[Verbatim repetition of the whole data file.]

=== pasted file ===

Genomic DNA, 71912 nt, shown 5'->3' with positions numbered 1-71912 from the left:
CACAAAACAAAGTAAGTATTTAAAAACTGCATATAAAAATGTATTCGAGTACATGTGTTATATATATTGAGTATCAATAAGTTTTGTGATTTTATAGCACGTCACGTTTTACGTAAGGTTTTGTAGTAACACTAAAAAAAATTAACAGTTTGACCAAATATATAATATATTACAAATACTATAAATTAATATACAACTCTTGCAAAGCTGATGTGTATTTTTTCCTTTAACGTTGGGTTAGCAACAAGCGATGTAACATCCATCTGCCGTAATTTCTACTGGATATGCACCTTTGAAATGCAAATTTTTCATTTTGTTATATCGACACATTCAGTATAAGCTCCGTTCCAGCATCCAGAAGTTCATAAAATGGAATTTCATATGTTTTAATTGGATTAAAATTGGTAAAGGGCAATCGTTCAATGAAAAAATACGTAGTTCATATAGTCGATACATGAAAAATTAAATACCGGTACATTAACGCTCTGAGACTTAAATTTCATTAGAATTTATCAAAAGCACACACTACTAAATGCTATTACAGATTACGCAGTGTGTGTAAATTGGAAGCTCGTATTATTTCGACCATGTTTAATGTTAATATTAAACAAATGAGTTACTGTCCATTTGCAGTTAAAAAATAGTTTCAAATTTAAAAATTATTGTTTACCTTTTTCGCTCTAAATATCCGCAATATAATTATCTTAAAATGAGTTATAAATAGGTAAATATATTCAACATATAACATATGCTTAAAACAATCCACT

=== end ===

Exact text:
Genomic DNA, 71912 nt, shown 5'->3' with positions numbered 1-71912 from the left:
CACAAAACAAAGTAAGTATTTAAAAACTGCATATAAAAATGTATTCGAGTACATGTGTTATATATATTGAGTATCAATAAGTTTTGTGATTTTATAGCACGTCACGTTTTACGTAAGGTTTTGTAGTAACACTAAAAAAAATTAACAGTTTGACCAAATATATAATATATTACAAATACTATAAATTAATATACAACTCTTGCAAAGCTGATGTGTATTTTTTCCTTTAACGTTGGGTTAGCAACAAGCGATGTAACATCCATCTGCCGTAATTTCTACTGGATATGCACCTTTGAAATGCAAATTTTTCATTTTGTTATATCGACACATTCAGTATAAGCTCCGTTCCAGCATCCAGAAGTTCATAAAATGGAATTTCATATGTTTTAATTGGATTAAAATTGGTAAAGGGCAATCGTTCAATGAAAAAATACGTAGTTCATATAGTCGATACATGAAAAATTAAATACCGGTACATTAACGCTCTGAGACTTAAATTTCATTAGAATTTATCAAAAGCACACACTACTAAATGCTATTACAGATTACGCAGTGTGTGTAAATTGGAAGCTCGTATTATTTCGACCATGTTTAATGTTAATATTAAACAAATGAGTTACTGTCCATTTGCAGTTAAAAAATAGTTTCAAATTTAAAAATTATTGTTTACCTTTTTCGCTCTAAATATCCGCAATATAATTATCTTAAAATGAGTTATAAATAGGTAAATATATTCAACATATAACATATGCTTAAAACAATCCACT